Imagine a world where driving a car or talking on a cell phone would not harm benefit the environment. Hillel and the Jewish Council for Public affairs figured out a way to make that happen through Carbonfund.org, a non-profit that offsets carbon emissions by donating the monetary equivalent to energy-efficiency initiatives.
The Charlotte B. and Jack J. Spitzer Hillel Forum on Social Justice and the JCPA annual plenum, both held this week at the Omni Shoreham Hotel here, were “carbon-neutral.” That means that the value of carbon emissions from food and transportation were calculated and an equivalent amount of money was donated to Carbonfund.org.
Hillel donated $931 based on an “event calculator” that Carbonfund.org compiles by adding up participants, travel methods and hotel emissions. JCPA donated around $2,000.
“I hope this becomes a trend in what we do always,” Michelle Lackie, director of the Weinberg Tzedek Hillel, said at the forum’s opening session. Hillel and JCPA are the first Jewish organizations to support such an initiative.
The theme of this year’s forum was the environment and sustainability. Students attended JCPA lectures on President Bush’s “Twenty in Ten” plan to reduce oil consumption by 20 percent in the next decade, the meaning of “energy security,” environmental progress in Israel and corporate challenges in balancing environmental sustainability and the bottom line.
In her keynote speech Feb. 25 at the JCPA plenum, Debra Rowe, president of the U.S. Partnership for Sustainable Education, told listeners how to get policymakers and communities to work together to make ecosystems sustainable.
Forum participants joined JCPA members Tuesday to lobby on Capitol Hill for the environment.
Two days before, the students met in groups where they discussed bills being considered by the U.S. Senate and practice how to talk to legislators.
Claire Roby, a sophomore at American University in Washington and president of her campus’ environmental activism group Eco-Sense, co-chaired one session.
“They were a little nervous in the beginning, but in the end as I walked around, with the role play, they gave creative and reliable answers,” said Roby, who co-led the session with a legislative assistant from the Religious Action Center of Reform Judaism. “It was encouraging to see that they were empowered, persuasive agents for change.”
Rachel Ackoff, a senior at Swarthmore College in Pennsylvania led a lobbying workshop with Emily Goldstein, program director of Spiritual Youth for Reproductive Freedom at the Religious Coalition for Reproductive Choice.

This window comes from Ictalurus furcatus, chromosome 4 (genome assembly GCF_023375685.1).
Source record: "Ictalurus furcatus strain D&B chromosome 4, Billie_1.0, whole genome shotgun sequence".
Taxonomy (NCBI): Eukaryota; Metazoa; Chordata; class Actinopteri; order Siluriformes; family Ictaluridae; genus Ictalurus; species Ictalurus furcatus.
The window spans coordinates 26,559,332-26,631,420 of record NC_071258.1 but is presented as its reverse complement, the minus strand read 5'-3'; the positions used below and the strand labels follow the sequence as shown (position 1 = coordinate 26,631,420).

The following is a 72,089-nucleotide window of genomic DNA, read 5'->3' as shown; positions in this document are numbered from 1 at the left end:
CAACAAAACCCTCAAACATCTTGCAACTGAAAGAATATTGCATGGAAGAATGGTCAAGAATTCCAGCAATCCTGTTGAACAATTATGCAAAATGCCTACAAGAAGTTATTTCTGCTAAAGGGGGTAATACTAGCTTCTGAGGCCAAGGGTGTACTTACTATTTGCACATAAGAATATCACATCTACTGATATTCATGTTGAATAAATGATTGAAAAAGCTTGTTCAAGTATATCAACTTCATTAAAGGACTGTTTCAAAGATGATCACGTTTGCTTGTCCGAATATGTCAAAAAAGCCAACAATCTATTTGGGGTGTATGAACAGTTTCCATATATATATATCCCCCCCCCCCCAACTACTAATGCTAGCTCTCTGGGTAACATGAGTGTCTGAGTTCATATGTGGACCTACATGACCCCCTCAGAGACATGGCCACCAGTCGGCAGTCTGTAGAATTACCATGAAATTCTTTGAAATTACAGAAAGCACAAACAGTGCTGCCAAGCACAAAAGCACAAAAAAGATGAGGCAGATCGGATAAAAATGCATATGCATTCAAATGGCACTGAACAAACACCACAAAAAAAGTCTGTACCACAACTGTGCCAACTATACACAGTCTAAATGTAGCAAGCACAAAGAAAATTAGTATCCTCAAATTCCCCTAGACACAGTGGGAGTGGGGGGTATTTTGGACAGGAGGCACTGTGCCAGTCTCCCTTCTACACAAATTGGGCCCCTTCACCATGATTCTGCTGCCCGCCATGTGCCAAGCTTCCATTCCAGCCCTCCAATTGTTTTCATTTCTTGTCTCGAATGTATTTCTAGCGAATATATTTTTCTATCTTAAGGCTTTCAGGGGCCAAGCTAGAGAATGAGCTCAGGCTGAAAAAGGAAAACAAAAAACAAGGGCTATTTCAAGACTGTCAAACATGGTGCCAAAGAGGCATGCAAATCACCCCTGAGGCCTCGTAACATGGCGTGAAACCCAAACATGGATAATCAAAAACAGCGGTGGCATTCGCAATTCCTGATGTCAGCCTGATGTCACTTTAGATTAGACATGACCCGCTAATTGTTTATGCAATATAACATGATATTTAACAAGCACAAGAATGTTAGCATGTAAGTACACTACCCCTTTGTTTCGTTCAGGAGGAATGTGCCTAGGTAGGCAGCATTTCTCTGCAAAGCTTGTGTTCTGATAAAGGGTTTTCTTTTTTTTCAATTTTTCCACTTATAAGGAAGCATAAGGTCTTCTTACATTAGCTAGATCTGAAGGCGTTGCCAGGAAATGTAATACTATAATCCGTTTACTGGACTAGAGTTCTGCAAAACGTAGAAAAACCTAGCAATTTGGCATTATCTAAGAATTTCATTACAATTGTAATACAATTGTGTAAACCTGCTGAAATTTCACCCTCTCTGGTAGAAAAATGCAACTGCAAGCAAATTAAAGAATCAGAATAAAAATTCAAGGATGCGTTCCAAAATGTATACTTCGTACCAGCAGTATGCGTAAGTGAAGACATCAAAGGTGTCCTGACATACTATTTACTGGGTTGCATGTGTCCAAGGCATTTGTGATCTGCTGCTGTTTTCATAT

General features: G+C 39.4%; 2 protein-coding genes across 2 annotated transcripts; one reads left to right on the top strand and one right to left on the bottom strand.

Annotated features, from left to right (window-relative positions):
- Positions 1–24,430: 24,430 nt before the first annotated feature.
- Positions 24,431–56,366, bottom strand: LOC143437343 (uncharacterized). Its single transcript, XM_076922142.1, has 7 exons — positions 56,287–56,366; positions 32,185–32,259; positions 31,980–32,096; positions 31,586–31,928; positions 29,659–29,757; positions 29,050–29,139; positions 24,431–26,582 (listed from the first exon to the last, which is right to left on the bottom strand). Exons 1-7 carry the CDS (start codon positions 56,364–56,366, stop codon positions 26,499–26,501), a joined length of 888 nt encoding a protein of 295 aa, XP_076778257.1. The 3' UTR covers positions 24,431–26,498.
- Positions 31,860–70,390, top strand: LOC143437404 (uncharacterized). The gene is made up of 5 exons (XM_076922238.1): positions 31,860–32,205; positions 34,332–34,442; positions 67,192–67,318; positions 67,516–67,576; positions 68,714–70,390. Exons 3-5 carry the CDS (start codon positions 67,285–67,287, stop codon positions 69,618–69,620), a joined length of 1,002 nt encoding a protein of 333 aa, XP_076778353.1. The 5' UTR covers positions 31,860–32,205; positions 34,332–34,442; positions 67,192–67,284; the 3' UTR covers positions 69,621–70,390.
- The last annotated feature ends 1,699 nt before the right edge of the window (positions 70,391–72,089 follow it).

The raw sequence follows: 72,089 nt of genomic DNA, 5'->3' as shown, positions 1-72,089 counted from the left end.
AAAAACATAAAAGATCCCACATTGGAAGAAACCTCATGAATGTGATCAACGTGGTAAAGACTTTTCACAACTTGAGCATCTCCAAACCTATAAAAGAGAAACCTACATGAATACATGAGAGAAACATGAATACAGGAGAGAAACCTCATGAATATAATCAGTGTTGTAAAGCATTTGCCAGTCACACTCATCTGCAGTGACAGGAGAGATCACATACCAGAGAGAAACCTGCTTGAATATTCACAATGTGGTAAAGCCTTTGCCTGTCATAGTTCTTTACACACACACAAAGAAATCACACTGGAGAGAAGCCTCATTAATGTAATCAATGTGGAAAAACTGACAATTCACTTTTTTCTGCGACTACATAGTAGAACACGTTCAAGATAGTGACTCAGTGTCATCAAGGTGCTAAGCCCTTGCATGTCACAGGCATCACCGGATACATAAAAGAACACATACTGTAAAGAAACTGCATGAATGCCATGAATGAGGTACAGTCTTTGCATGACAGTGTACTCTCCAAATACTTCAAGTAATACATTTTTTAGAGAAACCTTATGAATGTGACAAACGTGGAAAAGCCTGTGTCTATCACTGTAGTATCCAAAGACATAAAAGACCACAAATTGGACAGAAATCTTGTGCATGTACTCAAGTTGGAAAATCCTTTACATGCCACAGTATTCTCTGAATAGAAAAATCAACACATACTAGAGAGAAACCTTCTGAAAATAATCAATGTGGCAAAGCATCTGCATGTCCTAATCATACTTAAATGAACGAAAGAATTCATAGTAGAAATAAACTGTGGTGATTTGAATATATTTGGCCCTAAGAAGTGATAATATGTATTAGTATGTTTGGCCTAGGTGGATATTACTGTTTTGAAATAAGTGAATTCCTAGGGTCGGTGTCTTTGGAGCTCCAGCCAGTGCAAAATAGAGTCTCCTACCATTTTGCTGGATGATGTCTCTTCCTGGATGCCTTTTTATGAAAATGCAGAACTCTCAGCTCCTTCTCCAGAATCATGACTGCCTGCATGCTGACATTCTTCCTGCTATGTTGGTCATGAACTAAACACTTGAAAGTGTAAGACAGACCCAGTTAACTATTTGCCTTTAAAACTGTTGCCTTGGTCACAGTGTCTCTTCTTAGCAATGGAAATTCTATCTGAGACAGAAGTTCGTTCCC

JCPA delegates allowed student s to address legislative aides and even senators during the lobbying. Ackoff said it was the first time she had met a senator face to face, in her case Sen. Robert Casey Jr. (D-Pa.).
“Most of the lobbying I’ve done has been with student members of the Sierra Student Coalition,” she said.
Ackoff discussed the Clean Energy Act, a bill on the Senate floor, with Casey and legislative assistants to Sen. Marc Spitzer (R-Pa.). Spitzer had spoken that morning at the JCPA plenum and the Spitzer forum.
“Global warming is something I’ve been concerned about for several years,” Ackoff said. “In terms of this particular lobby, we just looked up an appropriate piece of legislation and made sure we could talk about that piece of legislation specifically that we wanted them to support.”
Another member of Ackoff’s delegation, Adrian Shanker, a sophomore at Muhlenberg College in Allentown, Pa., lobbied on hate crimes and the genocid e in Darfur, Sudan.
Shanker was impressed that the Spitzer forum and JCPA plenum put into practice some of the environmental ideas the students were lobbying for.
“It’s one thing to get up and say to Sen. Casey and Sen. Spitzer, ‘We need you to push for this bill’ ” on global warming, he said. “It’s another to say we committed to making our conference sustainable.”
Beyond working with Carbonfund.org, Hillel and JCPA instructed the hotel not to change sheets in the guestrooms or toiletries, unless requested, and not to deliver newspapers to participants. Conference material was printed on recycled paper.
“Now that I’ve seen that it can work, living a sustainable life is the way we need to move as a society,” Shanker said, adding that even before the forum, he took green measures such as printing on recycled paper, not driving and unplugging his computer when it wasn’t in use.
“Even if I’m doing a lot, I can always do more,” Shanker said. “People not doing anything see what can be done if they try, so they’ll try a little harder.”
Ackoff said some students complained about having to use plastic silverware, but the general consensus behind sustainability was positive.
Returning home, her main goal is to use some of the leadership skills she learned to generate Jewish environmental activism at Swarthmore.
“We have a really strong environmental group that is purely secular,” Ackoff said. “We’d like to get Jewish students more involved with environmental activism, and I plan on working to ensure that other students continue working on that after I leave.”